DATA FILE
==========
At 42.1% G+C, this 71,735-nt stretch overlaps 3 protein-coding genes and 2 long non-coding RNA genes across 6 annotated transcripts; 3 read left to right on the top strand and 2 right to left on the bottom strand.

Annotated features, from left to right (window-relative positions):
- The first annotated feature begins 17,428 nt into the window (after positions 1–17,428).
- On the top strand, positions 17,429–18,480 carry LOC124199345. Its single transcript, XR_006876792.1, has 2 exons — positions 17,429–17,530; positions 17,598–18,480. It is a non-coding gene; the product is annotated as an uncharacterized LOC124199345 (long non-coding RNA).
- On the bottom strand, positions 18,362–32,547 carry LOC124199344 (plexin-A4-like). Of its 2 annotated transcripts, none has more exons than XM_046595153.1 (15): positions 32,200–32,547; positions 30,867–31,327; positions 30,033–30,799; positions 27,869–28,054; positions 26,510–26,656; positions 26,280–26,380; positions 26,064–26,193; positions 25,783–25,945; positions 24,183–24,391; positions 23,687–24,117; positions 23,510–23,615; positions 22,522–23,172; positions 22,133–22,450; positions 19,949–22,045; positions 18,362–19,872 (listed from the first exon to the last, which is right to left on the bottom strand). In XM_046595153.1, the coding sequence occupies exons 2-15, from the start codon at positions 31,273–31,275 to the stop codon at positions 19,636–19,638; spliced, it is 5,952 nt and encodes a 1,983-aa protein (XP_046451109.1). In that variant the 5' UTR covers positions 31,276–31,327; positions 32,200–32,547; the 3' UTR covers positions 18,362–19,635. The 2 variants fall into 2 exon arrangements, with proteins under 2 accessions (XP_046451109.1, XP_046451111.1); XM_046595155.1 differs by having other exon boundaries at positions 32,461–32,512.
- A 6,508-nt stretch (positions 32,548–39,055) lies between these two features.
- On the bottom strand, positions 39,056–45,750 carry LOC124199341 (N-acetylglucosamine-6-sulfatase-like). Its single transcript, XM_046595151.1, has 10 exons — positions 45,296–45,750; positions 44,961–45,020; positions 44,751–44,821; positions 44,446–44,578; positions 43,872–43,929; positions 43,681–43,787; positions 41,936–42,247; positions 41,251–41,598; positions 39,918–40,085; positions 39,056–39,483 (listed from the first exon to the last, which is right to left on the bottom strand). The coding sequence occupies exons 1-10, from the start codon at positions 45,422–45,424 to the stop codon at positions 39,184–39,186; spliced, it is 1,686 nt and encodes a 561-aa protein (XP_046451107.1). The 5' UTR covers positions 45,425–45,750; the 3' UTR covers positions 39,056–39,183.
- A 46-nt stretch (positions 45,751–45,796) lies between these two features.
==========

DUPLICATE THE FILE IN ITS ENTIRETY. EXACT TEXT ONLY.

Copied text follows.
At 42.1% G+C, this 71,735-nt stretch overlaps 3 protein-coding genes and 2 long non-coding RNA genes across 6 annotated transcripts; 3 read left to right on the top strand and 2 right to left on the bottom strand.

Annotated features, from left to right (window-relative positions):
- The first annotated feature begins 17,428 nt into the window (after positions 1–17,428).
- On the top strand, positions 17,429–18,480 carry LOC124199345. Its single transcript, XR_006876792.1, has 2 exons — positions 17,429–17,530; positions 17,598–18,480. It is a non-coding gene; the product is annotated as an uncharacterized LOC124199345 (long non-coding RNA).
- On the bottom strand, positions 18,362–32,547 carry LOC124199344 (plexin-A4-like). Of its 2 annotated transcripts, none has more exons than XM_046595153.1 (15): positions 32,200–32,547; positions 30,867–31,327; positions 30,033–30,799; positions 27,869–28,054; positions 26,510–26,656; positions 26,280–26,380; positions 26,064–26,193; positions 25,783–25,945; positions 24,183–24,391; positions 23,687–24,117; positions 23,510–23,615; positions 22,522–23,172; positions 22,133–22,450; positions 19,949–22,045; positions 18,362–19,872 (listed from the first exon to the last, which is right to left on the bottom strand). In XM_046595153.1, the coding sequence occupies exons 2-15, from the start codon at positions 31,273–31,275 to the stop codon at positions 19,636–19,638; spliced, it is 5,952 nt and encodes a 1,983-aa protein (XP_046451109.1). In that variant the 5' UTR covers positions 31,276–31,327; positions 32,200–32,547; the 3' UTR covers positions 18,362–19,635. The 2 variants fall into 2 exon arrangements, with proteins under 2 accessions (XP_046451109.1, XP_046451111.1); XM_046595155.1 differs by having other exon boundaries at positions 32,461–32,512.
- A 6,508-nt stretch (positions 32,548–39,055) lies between these two features.
- On the bottom strand, positions 39,056–45,750 carry LOC124199341 (N-acetylglucosamine-6-sulfatase-like). Its single transcript, XM_046595151.1, has 10 exons — positions 45,296–45,750; positions 44,961–45,020; positions 44,751–44,821; positions 44,446–44,578; positions 43,872–43,929; positions 43,681–43,787; positions 41,936–42,247; positions 41,251–41,598; positions 39,918–40,085; positions 39,056–39,483 (listed from the first exon to the last, which is right to left on the bottom strand). The coding sequence occupies exons 1-10, from the start codon at positions 45,422–45,424 to the stop codon at positions 39,184–39,186; spliced, it is 1,686 nt and encodes a 561-aa protein (XP_046451107.1). The 5' UTR covers positions 45,425–45,750; the 3' UTR covers positions 39,056–39,183.
- A 46-nt stretch (positions 45,751–45,796) lies between these two features.